Closure to harvest in designated bays – This simple idea has several key benefits. Most importantly, a sanctuary will offer protection for oyster broodstock. The larvae produced by broodstock within these sanctuaries will be carried by currents and tides to surrounding areas, seeding nearby public waters and serving as a source for sustainable oyster harvests in the future. Because these reefs would be off limits from commercial harvest, they would be able to grow in their complexity. One of the main arguments against oyster sanctuaries is, “If you don’t work oyster bottoms with rakes, sleds, tongs and dredges, they quickly will be silted over by sedimentation.” This is a misleading statement. It is true that our landscape has changed dramatically over the past century, and we do have more sediment washing downstream into our bays and estuaries. The real problem, however, is that we continually work our existing reefs down to the bay bottom, which results in little to no vertical relief. If we would simply allow our reefs to build and increase their 3-D structures, complexity and height, there would be little concern about them becoming covered in silt. Take the Sabine Lake reef complex for example: Measuring nearly four square miles (~2,500 acres), the oyster reef complex within Sabine Lake is potentially the largest natural reef in the United States, simply because we have not allowed harvest for over the past seven decades. In a bay system that receives substantial runoff and sedimentation, this is a remarkable occurrence. Another claim against this process is that if oysters are not harvested, they will die from predation (from crabs, oyster drills, and black drum) or become covered in mussels. No successful predator or disease will kill all of its prey, and again, we need to look no further than Sabine Lake to refute this argument.
Restrict harvest with a 300-foot shoreline buffer – Because of the topography and shallow water depth of our coastal shorelines, oyster reefs within these zones are not able to build vertically. A typical shoreline reef may only be a few inches in height, making them highly vulnerable to intensive commercial harvest. What makes shoreline harvests so alarming are the potential negative effects on the entire ecosystem. Numerous scientific studies prove that oyster reefs on and adjacent to our coastal shorelines serve a unique function for our bays’ ecology. Researchers in Florida have found that oyster reef habitat supported nearly 4.5 times the aquatic biomass found in seagrass beds and roughly 11.5 times the aquatic biomass found in marsh edge habitat. Dr. Greg Stunz, Director of the Center for Sportfish Science and Conservation at the Harte Research Institute for Gulf of Mexico Studies in Corpus Christi, and his team of marine biologists have made similar discoveries here in our coastal ecosystems and are worried about the fate of our oysters. “We specifically have become concerned with the recent intensive harvest of very shallow reefs (less than three feet) that have, up until recently, been generally released from commercial harvest,” said Stunz. “Not only are destructive fishing practices used, but these reefs are likely a reserve for oyster spat and are particularly beneficial to our bays and estuaries. We have conducted numerous studies on the importance of shallow subtidal oyster reefs in Texas over the past several years. Our findings have shown that these areas support extraordinarily high densities of ecologically and economically important fisheries. Moreover, the juxtaposition of these areas within the habitat mosaic, typically surrounded by other habitat types and free of harvest, cause these areas to be unusually productive. These areas are much more productive than deeper open water reefs. Thus, the intensive harvest of these shallow reefs is alarming and raises concerns.”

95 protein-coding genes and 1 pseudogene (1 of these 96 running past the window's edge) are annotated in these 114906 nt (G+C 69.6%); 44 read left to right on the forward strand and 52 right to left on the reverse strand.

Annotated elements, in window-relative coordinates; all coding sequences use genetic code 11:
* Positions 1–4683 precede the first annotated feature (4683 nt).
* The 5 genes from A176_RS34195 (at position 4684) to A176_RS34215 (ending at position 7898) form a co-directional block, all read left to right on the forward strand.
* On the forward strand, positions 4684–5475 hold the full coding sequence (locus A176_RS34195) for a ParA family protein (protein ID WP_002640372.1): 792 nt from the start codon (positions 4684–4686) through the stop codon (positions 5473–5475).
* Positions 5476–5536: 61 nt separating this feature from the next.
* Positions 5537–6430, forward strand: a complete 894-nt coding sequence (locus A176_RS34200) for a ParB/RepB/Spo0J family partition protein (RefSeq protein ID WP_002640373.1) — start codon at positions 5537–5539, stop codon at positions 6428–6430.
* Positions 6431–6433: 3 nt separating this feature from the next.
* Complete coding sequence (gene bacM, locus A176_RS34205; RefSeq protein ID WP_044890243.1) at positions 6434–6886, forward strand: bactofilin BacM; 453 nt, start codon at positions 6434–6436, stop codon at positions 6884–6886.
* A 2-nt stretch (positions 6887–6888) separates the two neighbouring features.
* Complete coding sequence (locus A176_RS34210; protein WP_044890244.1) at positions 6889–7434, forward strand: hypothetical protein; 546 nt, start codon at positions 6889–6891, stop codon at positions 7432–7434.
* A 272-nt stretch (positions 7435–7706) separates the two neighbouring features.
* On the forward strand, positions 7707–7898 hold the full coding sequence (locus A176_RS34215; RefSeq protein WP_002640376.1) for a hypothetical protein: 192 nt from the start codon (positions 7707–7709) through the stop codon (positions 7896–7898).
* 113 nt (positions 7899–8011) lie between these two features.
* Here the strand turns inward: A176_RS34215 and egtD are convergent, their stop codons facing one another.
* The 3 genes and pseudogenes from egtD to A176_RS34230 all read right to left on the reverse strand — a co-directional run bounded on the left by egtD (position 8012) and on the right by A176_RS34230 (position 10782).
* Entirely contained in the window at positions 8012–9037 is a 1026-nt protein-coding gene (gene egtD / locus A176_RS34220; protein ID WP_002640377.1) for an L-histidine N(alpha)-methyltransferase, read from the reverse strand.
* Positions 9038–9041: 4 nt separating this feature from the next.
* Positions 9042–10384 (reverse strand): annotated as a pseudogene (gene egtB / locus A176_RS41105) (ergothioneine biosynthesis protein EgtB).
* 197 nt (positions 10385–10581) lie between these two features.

Oysters and their subsequent reef systems play critical roles in our coastal ecosystems. They provide habitat for a variety of aquatic species, serve as organic biomass for coastal food webs, stabilize shorelines, reduce coastal erosion and sedimentation, and improve water quality by serving as filter feeders.
Oyster reefs are without question the foundation of our coastal ecosystems. Consider this: We, as a state, take extreme measures to protect our seagrasses and spartina marshes on our coastal shorelines. We establish state scientific areas to protect seagrass and maintain fish habitat, and we require that spartina marsh be restored if any is disturbed by coastal development. Why would we not offer similar protections and considerations for our oyster reefs, which have been proven to provide unique services for our coastal ecosystems?
The ever increasing demand and diminishing supply of oysters on our public reefs is troubling. Mark Ray, Chairman of Coastal Conservation Association Texas, has been dialed in for many years on the issues that face Texas’s public oyster reefs. “Something must be done,” states Ray. “We simply cannot keep doing the same thing, employing the same management strategies and thought processes, and expect a different outcome for the problem that is before us. TPWD should be commended for thinking outside of the box and proposing these additional measures to protect our public oyster reefs.” You can also participate in the TPWD commission meeting to be held August 23-24, 2017 in Austin. All concerned anglers, conservationists and outdoor enthusiasts are encouraged to share their concerns for our public oyster reefs at this public meeting. Your voice is needed to help turn the tide with this struggling fishery.